The Prime Minister's official spokesman said: "We have made good progress in the negotiations in relation to the withdrawal agreement but there are substantial issues still to be overcome in relation to the Northern Irish backstop".
But Labour's Brexit spokesman Keir Starmer again pushed back against the idea on Sunday, saying there's no obligation for members of Parliament to surrender to a bad deal out of fear of crashing out of the European Union without one.
As the talks ground to a halt, Ms. Critics of the Prime Minister, including from within her own party, believe the deal is shaping up to leave Britain at a disadvantage compared to unilaterally leaving without a deal and trading on World Trade OrganiZation rules.
To make matters worse, four more Remainer ministers are said to be on the brink of quitting, after Boris Johnson's brother Jo walked out demanding another referendum to reverse the whole process. "These are terms that might be enforced on a colony", he adds.
The European Union has been urged to remain "steadfast" over its guarantees to Northern Ireland by pro-Remain parties.
An EU diplomat said earlier on Saturday that they were cautiously hopeful that an EU summit could happen this month to endorse the deal but that the volatile situation in Britain made it very hard to predict.
Officials are trying to nail down what May called "significant" remaining issues.
In Belfast, Fine Gael Senator Neale Richmond, journalist Susan McKay and Ben Lowry of the Belfast News Letter joined Ms Byrne, while in Dublin, Mr Nolan was joined by the leader of Traditional Unionist Voice Jim Allister, Sinn Fein's David Cullinane, Alliance Party leader Naomi Long and Conservative MP Chris Chope.
Former prime minister Gordon Brown said Britain should leave the door open to rejoining the EU.
May still needs to convince her ministers and the parliament to go along with her vision of the deal for Brexit, due next March, despite the outstanding issues in talks with Brussels, notably over the Irish border.
Both the European Union and the United Kingdom need an agreement to keep trade flowing between the world's biggest trading bloc and the fifth largest national economy. May by insisting that she accept the EU's backstop proposal.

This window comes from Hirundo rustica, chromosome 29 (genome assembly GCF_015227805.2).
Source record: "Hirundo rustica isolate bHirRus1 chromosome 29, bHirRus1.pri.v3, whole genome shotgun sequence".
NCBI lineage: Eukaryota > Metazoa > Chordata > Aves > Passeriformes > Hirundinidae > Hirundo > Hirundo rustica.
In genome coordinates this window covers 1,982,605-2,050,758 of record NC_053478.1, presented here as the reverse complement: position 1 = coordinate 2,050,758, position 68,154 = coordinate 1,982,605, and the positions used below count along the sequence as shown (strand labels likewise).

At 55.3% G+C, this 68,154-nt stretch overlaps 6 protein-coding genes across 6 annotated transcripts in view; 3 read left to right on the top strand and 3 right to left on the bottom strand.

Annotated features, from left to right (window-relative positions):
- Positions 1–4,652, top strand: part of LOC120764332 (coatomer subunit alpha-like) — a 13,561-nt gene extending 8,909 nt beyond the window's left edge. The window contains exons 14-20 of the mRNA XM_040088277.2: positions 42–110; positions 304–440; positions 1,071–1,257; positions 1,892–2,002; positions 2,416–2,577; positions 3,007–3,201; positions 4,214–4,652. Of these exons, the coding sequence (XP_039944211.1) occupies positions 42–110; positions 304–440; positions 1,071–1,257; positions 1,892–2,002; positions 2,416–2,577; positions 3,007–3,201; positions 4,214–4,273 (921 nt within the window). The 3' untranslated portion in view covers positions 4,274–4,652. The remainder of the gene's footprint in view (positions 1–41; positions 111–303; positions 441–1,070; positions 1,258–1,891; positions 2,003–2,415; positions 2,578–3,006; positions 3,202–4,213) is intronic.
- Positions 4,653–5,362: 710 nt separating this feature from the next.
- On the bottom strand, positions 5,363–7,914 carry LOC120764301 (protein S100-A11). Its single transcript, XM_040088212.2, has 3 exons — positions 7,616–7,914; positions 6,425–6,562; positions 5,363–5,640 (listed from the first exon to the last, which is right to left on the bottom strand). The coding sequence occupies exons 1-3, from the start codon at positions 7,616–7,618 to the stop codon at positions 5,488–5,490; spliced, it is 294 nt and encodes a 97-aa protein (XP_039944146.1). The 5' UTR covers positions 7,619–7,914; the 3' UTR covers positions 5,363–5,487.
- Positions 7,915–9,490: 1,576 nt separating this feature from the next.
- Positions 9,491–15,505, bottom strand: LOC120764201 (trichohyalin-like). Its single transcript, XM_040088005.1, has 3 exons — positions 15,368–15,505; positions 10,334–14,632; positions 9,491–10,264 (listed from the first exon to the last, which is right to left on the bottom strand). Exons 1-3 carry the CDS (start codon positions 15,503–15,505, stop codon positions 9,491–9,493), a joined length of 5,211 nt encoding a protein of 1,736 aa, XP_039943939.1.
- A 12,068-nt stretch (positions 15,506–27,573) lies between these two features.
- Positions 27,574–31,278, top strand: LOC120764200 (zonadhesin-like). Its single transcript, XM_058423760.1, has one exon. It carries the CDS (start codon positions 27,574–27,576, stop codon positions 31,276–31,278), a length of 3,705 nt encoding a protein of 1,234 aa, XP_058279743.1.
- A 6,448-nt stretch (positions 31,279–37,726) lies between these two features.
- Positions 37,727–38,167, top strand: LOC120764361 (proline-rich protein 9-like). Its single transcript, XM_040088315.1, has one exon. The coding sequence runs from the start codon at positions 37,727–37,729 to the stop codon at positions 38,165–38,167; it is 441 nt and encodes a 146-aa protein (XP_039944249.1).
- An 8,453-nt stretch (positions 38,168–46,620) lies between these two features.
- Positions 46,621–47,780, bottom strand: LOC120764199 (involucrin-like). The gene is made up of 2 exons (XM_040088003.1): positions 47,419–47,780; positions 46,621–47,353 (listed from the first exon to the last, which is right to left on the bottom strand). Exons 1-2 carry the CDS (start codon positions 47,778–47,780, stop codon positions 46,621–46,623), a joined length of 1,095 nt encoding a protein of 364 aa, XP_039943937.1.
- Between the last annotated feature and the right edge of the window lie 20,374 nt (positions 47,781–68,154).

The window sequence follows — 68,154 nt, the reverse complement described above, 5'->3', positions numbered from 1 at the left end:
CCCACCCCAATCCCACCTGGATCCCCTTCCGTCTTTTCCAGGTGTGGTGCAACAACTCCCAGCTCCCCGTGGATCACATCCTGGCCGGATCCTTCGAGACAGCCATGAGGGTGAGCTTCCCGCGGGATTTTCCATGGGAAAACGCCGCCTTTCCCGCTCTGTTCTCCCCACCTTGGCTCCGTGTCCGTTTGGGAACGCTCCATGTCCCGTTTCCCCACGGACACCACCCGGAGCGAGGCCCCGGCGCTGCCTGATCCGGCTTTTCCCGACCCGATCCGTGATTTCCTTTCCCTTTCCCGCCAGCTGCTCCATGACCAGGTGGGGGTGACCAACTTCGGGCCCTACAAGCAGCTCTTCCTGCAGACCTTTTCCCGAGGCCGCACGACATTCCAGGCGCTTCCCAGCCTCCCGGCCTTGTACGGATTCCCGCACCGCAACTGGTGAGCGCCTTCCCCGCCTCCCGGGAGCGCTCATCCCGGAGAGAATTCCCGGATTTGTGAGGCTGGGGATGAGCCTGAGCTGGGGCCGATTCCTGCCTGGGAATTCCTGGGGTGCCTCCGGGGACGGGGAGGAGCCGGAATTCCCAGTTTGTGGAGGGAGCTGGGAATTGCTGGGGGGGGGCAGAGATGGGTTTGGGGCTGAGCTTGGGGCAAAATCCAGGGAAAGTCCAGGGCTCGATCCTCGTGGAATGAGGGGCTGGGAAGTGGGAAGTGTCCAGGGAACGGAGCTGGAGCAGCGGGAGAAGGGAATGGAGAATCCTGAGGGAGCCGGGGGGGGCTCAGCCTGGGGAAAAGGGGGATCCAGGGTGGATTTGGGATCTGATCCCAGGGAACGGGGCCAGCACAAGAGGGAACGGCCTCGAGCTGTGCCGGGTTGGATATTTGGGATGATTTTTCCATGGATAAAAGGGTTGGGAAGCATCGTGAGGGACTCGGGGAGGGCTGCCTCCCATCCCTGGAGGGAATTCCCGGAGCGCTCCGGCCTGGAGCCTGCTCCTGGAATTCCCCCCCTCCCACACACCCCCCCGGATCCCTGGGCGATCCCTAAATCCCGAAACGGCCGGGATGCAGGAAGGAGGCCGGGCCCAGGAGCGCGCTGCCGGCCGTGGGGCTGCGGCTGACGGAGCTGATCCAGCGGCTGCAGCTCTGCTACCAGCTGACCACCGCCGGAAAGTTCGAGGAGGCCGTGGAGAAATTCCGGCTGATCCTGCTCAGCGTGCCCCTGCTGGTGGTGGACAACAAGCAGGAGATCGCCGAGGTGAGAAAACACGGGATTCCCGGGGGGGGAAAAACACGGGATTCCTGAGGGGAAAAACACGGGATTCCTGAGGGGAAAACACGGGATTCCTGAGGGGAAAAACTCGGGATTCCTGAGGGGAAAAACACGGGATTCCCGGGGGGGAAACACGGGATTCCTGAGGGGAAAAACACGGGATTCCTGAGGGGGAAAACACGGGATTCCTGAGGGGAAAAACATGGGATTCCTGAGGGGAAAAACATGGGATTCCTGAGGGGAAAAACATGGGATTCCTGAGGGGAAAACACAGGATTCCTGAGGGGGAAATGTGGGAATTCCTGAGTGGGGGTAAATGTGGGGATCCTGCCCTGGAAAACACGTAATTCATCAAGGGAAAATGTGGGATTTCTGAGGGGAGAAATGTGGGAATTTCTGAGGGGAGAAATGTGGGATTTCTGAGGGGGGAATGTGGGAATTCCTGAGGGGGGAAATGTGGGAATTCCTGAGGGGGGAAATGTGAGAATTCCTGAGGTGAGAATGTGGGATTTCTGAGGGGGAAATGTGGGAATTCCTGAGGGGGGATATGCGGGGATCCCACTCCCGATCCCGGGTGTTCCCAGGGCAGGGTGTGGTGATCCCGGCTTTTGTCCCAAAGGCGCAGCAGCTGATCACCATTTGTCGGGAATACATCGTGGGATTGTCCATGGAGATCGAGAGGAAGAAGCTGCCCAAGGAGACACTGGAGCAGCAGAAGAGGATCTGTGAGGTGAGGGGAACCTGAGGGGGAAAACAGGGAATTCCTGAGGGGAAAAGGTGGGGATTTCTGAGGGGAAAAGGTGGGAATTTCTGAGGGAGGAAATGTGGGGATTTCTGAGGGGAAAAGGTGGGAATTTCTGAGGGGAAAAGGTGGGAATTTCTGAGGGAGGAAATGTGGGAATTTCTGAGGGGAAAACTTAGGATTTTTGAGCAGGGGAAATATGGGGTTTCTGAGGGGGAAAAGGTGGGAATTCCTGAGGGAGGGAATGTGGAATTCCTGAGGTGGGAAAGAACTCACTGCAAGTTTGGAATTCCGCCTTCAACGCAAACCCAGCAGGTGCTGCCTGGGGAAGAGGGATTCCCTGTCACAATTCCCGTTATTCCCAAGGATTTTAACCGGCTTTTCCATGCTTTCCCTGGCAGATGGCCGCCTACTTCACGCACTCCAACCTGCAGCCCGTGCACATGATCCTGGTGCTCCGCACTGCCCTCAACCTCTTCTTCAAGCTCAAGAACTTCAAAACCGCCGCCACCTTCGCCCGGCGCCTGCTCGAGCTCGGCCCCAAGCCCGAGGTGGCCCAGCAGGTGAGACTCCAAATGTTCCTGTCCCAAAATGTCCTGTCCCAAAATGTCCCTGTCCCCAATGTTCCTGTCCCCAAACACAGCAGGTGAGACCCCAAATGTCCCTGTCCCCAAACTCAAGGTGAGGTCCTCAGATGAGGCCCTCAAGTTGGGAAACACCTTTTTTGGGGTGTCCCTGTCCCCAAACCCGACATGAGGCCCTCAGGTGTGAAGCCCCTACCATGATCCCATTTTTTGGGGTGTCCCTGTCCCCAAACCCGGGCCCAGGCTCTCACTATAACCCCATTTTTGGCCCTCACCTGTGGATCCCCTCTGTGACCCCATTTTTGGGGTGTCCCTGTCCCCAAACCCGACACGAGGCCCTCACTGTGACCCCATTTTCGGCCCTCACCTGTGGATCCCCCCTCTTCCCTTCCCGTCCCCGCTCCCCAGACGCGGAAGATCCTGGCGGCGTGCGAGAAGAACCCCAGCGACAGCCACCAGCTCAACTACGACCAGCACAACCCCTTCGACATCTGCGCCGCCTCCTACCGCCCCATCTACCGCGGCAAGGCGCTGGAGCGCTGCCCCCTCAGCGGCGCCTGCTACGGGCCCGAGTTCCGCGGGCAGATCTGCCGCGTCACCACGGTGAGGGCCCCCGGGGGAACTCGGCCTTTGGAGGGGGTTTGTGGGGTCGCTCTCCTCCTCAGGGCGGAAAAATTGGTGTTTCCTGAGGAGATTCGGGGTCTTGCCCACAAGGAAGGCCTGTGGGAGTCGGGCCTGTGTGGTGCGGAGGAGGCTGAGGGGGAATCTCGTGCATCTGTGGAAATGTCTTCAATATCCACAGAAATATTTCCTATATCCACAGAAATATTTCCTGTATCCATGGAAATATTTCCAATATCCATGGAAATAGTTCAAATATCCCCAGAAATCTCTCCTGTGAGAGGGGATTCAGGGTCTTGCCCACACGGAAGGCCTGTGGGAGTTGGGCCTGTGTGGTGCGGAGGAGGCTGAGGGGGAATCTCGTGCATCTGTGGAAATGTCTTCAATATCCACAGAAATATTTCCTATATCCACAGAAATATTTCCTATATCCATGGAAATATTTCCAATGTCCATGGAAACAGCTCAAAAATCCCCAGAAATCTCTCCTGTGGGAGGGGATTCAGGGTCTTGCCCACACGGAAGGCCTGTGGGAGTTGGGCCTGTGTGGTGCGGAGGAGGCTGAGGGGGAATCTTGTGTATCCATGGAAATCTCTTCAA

Johnson, who has on occasion been seen as a potential leadership candidate for his party and nation but has repeatedly failed to act at decisive moments, continued: "We have agreed to become the punk of Brussels, signing up not just to their existing rulebook but to huge chunks of future regulation - even though we will have no say in drafting that legislation.... We are not commenting further on leaks in the media".
RTÉ News understands that while the main backstop focuses on a UK-wide customs arrangement, there will be specific provisions within the text and within annexes for Northern Ireland, should the UK-wide arrangement not prove sufficient to avoid a hard border. "We assess the probability of a deal to trigger the status quo transition period as at least 70 percent".
Ms Foster has previously described the union between Northern Ireland and the rest of the United Kingdom as her party's "guiding star". But comments from a number of senior Conservative politicians backing a post-Brexit deregulatory drive, coupled with the Treasury's opposition to binding environmental targets and a robust United Kingdom green watchdog, have fuelled fears United Kingdom environmental rules could be axed once the country leaves the EU. However, DUP Leader Arlene Foster has also raised concerns about Ms.